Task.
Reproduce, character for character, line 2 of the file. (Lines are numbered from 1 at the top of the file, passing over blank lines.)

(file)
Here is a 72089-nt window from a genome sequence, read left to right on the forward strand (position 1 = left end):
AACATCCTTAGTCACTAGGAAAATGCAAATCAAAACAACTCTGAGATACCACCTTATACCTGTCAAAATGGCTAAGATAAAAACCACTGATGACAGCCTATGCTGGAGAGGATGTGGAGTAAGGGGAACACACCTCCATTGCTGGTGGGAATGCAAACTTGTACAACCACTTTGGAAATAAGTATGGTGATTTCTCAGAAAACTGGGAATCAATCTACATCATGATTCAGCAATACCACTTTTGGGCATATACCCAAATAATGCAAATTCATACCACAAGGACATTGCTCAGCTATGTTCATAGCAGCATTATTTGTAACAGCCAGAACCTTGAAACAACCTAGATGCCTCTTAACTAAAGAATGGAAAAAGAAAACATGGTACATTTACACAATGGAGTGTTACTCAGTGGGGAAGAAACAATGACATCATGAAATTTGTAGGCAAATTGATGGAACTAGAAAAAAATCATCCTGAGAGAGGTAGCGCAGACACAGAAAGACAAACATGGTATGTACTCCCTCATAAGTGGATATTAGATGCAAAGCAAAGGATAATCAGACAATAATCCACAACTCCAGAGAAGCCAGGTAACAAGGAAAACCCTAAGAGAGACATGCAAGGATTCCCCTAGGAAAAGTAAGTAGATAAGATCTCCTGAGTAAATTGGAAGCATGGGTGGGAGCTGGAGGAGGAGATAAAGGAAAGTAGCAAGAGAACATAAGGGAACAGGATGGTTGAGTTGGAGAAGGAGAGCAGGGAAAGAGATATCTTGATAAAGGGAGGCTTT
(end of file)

AACATCCTTAGTCACTAGGAAAATGCAAATCAAAACAACTCTGAGATACCACCTTATACCTGTCAAAATGGCTAAGATAAAAACCACTGATGACAGCCTATGCTGGAGAGGATGTGGAGTAAGGGGAACACACCTCCATTGCTGGTGGGAATGCAAACTTGTACAACCACTTTGGAAATAAGTATGGTGATTTCTCAGAAAACTGGGAATCAATCTACATCATGATTCAGCAATACCACTTTTGGGCATATACCCAAATAATGCAAATTCATACCACAAGGACATTGCTCAGCTATGTTCATAGCAGCATTATTTGTAACAGCCAGAACCTTGAAACAACCTAGATGCCTCTTAACTAAAGAATGGAAAAAGAAAACATGGTACATTTACACAATGGAGTGTTACTCAGTGGGGAAGAAACAATGACATCATGAAATTTGTAGGCAAATTGATGGAACTAGAAAAAAATCATCCTGAGAGAGGTAGCGCAGACACAGAAAGACAAACATGGTATGTACTCCCTCATAAGTGGATATTAGATGCAAAGCAAAGGATAATCAGACAATAATCCACAACTCCAGAGAAGCCAGGTAACAAGGAAAACCCTAAGAGAGACATGCAAGGATTCCCCTAGGAAAAGTAAGTAGATAAGATCTCCTGAGTAAATTGGAAGCATGGGTGGGAGCTGGAGGAGGAGATAAAGGAAAGTAGCAAGAGAACATAAGGGAACAGGATGGTTGAGTTGGAGAAGGAGAGCAGGGAAAGAGATATCTTGATAAAGGGAGGCTTT